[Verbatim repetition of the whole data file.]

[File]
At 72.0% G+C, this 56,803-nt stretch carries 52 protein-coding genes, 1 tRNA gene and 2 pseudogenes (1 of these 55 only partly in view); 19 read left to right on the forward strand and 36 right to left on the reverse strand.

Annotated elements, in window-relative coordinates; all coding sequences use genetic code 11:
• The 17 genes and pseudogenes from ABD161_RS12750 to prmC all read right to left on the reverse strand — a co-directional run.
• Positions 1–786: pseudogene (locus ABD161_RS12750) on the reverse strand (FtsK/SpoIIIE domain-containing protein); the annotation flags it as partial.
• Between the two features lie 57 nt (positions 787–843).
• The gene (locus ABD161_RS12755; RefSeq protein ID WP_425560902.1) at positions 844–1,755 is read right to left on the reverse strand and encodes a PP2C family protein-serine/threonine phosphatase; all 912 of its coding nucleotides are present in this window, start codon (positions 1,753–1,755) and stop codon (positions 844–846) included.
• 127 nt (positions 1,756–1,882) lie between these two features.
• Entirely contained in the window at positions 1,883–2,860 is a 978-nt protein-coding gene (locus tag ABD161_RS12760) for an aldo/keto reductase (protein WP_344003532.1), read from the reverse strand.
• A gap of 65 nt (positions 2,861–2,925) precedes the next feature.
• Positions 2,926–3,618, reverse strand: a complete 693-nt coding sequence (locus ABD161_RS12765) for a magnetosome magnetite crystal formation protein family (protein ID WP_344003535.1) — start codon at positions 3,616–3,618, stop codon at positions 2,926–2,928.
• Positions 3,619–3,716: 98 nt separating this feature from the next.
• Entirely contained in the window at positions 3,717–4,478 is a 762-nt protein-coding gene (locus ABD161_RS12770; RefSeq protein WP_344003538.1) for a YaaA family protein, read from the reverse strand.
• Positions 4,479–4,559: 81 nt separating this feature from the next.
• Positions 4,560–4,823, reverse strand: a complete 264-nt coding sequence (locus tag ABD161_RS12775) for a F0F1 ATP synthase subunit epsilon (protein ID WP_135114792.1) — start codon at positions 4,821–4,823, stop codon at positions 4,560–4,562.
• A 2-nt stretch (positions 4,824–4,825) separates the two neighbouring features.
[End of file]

At 72.0% G+C, this 56,803-nt stretch carries 52 protein-coding genes, 1 tRNA gene and 2 pseudogenes (1 of these 55 only partly in view); 19 read left to right on the forward strand and 36 right to left on the reverse strand.

Annotated elements, in window-relative coordinates; all coding sequences use genetic code 11:
• The 17 genes and pseudogenes from ABD161_RS12750 to prmC all read right to left on the reverse strand — a co-directional run.
• Positions 1–786: pseudogene (locus ABD161_RS12750) on the reverse strand (FtsK/SpoIIIE domain-containing protein); the annotation flags it as partial.
• Between the two features lie 57 nt (positions 787–843).
• The gene (locus ABD161_RS12755; RefSeq protein ID WP_425560902.1) at positions 844–1,755 is read right to left on the reverse strand and encodes a PP2C family protein-serine/threonine phosphatase; all 912 of its coding nucleotides are present in this window, start codon (positions 1,753–1,755) and stop codon (positions 844–846) included.
• 127 nt (positions 1,756–1,882) lie between these two features.
• Entirely contained in the window at positions 1,883–2,860 is a 978-nt protein-coding gene (locus tag ABD161_RS12760) for an aldo/keto reductase (protein WP_344003532.1), read from the reverse strand.
• A gap of 65 nt (positions 2,861–2,925) precedes the next feature.
• Positions 2,926–3,618, reverse strand: a complete 693-nt coding sequence (locus ABD161_RS12765) for a magnetosome magnetite crystal formation protein family (protein ID WP_344003535.1) — start codon at positions 3,616–3,618, stop codon at positions 2,926–2,928.
• Positions 3,619–3,716: 98 nt separating this feature from the next.
• Entirely contained in the window at positions 3,717–4,478 is a 762-nt protein-coding gene (locus ABD161_RS12770; RefSeq protein WP_344003538.1) for a YaaA family protein, read from the reverse strand.
• Positions 4,479–4,559: 81 nt separating this feature from the next.
• Positions 4,560–4,823, reverse strand: a complete 264-nt coding sequence (locus tag ABD161_RS12775) for a F0F1 ATP synthase subunit epsilon (protein ID WP_135114792.1) — start codon at positions 4,821–4,823, stop codon at positions 4,560–4,562.
• A 2-nt stretch (positions 4,824–4,825) separates the two neighbouring features.